The Case of Digital Health Solution Implementation on a National Scale
CEO Software Development Hub
By 2017, we had already built a strong reputation in the IT business, but only in a number of areas such as ERP and IoT. Nevertheless, our new project in the outsourcing format was medical in nature, and on a national level.
The reform of the healthcare system in Ukraine took quite a long time, but when it started on September 20, 2017, it began to develop rapidly. Thinking back to those days, I can say that everyone learned, including: the eHealth team, the developers of MIS (medical information systems), and the hospitals.
Our project began in May 2017 with the first introduction to the executive, choosing a sales strategy, and implementing a future product. Why did we choose this strategy? We chose this because we had to decide whether we were going to sell a boxed product or a cloud solution. How will the price be set? Could we flexibly expand functionality? What is the cost of releasing updates? Will there be difficulties in training? And, of course, what is the total cost of ownership?
These were just a few of the questions we asked the owners of the future product.
When we draw parallels with medicine, since we were part of this domain, we assembled a panel of experts consisting of architects, business analysts, and leading developers. We were tasked with implementing and bringing to market the MVP of the future MIS platform, in just three months. Three months - what a serious challenge!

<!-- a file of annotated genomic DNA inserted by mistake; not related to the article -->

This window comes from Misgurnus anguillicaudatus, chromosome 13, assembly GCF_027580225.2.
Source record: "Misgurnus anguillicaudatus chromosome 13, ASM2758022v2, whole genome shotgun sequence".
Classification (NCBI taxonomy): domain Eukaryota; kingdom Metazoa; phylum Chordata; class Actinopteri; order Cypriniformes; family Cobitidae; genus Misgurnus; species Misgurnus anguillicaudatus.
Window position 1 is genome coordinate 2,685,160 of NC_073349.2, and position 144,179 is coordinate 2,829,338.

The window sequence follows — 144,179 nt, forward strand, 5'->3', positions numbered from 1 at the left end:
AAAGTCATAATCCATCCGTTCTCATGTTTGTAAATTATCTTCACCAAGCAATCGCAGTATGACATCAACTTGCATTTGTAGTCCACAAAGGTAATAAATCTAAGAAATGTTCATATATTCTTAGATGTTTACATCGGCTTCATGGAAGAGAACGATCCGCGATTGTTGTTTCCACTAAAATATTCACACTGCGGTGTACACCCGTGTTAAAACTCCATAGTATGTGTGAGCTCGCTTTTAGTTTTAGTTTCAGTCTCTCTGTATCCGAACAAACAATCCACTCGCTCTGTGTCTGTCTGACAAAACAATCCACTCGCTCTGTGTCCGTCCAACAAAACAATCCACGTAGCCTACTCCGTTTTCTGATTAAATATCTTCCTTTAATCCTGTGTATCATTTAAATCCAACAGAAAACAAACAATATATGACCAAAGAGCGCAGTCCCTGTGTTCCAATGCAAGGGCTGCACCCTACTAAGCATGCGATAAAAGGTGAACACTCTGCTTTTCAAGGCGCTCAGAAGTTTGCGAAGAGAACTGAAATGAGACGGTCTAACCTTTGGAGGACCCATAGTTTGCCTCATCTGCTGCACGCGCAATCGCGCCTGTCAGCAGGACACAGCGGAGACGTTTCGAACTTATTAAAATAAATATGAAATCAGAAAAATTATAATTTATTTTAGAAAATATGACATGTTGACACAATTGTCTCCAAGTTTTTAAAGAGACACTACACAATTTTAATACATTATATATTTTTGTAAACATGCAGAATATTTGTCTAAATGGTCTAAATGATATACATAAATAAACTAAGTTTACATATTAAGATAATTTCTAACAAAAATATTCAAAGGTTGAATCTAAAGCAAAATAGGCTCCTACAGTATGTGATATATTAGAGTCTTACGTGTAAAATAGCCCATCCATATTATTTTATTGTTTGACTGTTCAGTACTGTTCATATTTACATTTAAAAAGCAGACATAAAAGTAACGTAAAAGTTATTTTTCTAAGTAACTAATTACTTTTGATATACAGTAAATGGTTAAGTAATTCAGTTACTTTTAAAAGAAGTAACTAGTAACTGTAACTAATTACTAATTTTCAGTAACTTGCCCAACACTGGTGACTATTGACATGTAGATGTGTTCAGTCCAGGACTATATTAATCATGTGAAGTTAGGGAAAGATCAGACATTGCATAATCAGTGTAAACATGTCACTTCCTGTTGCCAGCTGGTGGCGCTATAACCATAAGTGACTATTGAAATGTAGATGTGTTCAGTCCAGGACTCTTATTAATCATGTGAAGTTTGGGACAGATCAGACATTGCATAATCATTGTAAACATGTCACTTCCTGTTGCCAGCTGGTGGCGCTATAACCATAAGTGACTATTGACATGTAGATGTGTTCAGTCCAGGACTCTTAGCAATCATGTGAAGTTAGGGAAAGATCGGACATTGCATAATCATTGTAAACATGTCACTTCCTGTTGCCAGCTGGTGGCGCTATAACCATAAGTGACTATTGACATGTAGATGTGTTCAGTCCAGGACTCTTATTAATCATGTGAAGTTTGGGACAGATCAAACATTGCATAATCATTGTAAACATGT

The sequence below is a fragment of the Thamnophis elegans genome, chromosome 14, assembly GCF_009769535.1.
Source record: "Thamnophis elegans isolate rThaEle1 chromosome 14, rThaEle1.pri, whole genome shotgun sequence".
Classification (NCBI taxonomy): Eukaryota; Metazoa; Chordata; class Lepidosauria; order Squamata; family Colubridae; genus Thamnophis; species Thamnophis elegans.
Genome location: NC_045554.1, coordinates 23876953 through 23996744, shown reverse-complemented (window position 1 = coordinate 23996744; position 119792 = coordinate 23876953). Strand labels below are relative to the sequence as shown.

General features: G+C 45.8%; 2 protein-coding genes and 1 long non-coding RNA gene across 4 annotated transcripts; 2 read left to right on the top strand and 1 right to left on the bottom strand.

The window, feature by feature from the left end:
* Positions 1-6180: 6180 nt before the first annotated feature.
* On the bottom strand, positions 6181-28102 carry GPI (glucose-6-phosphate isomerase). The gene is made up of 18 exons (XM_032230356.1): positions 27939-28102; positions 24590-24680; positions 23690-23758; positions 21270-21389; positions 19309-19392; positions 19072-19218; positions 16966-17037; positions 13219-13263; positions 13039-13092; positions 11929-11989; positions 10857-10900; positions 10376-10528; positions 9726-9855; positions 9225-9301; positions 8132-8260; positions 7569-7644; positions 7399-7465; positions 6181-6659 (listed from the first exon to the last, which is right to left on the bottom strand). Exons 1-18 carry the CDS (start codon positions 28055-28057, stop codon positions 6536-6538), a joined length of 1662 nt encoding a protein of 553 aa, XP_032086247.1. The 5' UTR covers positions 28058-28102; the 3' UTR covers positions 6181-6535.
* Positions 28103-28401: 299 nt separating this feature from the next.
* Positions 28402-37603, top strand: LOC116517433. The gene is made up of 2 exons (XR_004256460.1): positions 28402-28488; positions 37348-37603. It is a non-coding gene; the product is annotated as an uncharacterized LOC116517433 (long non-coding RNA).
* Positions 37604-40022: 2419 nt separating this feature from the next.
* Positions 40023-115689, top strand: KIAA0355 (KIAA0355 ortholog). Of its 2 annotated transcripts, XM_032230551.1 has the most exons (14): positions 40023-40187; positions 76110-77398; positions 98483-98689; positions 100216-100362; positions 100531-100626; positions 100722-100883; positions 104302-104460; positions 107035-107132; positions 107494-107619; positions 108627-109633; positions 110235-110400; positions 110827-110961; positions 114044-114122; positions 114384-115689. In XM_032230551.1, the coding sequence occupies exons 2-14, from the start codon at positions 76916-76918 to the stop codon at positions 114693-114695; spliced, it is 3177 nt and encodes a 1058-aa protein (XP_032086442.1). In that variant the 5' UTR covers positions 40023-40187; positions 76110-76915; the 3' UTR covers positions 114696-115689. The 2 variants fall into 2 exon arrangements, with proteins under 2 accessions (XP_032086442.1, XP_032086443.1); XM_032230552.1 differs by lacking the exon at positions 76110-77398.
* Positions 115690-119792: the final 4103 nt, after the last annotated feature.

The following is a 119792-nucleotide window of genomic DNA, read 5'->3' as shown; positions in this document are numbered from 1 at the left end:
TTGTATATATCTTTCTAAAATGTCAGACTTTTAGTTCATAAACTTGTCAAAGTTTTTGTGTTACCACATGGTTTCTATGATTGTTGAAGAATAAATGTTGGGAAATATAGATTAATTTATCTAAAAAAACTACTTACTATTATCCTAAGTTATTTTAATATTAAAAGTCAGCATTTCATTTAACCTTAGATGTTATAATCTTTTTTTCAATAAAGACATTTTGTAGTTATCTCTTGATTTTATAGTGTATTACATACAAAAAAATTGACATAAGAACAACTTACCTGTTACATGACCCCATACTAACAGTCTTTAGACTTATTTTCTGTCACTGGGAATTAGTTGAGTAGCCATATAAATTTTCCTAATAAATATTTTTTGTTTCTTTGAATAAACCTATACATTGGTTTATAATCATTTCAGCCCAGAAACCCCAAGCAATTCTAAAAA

With this panel of experts, we decided to build a platform based on SaaS architecture, using a monolithic approach in the design based on WEB solutions. In non-technical, we decided to develop a "site in the cloud". Our intent was that the end user would open the site, log in, and work with the system.
Criticism Multiplied By Expertise
Any solution has its pros and cons. The obvious pros were: the speed of development, the ease of implementation, and the simplified technical support. With these pros came the cons: this monolithic architecture (much later we partially converted it to microservices), the dependence of the end user on the quality of the Internet, and the complexity of preventive maintenance.
In a short period of time, the system we had developed turned into a Big Data that accumulated hundreds of gigabytes of information per month. We offered the customer to visualize the data in live dashboards, primarily by disease, to track epidemiological leaps. This was all three years before the Covid-19 pandemic.
Words Instead of Numbers, and Numbers Instead of Words
We work in an environment of aggressive development and strategic responsibility, on a national scale. We release 17-20 releases a year, with new functionality. A 15-minute server downtime can result in 10,000 worried patients not being able to make an appointment with a doctor.
Today's audience is 29,000 medical users, and the system is among Ukraine’s top 3, in terms of functionality. Notably, at the start of the reform there were only 8 providers, and now there are 45 different systems. This audience makes it possible to rely on a huge pool of requests, which are laid down in the functionality development strategy, naturally within the framework of eHealth specifications.
Currently, the project continues to actively develop. Competition in the ISP market requires us to be at the forefront of development, and the team's ability to flexibly adapt to new market demands allows the product to remain one of the leaders in the set and quality of functionality. To be continued!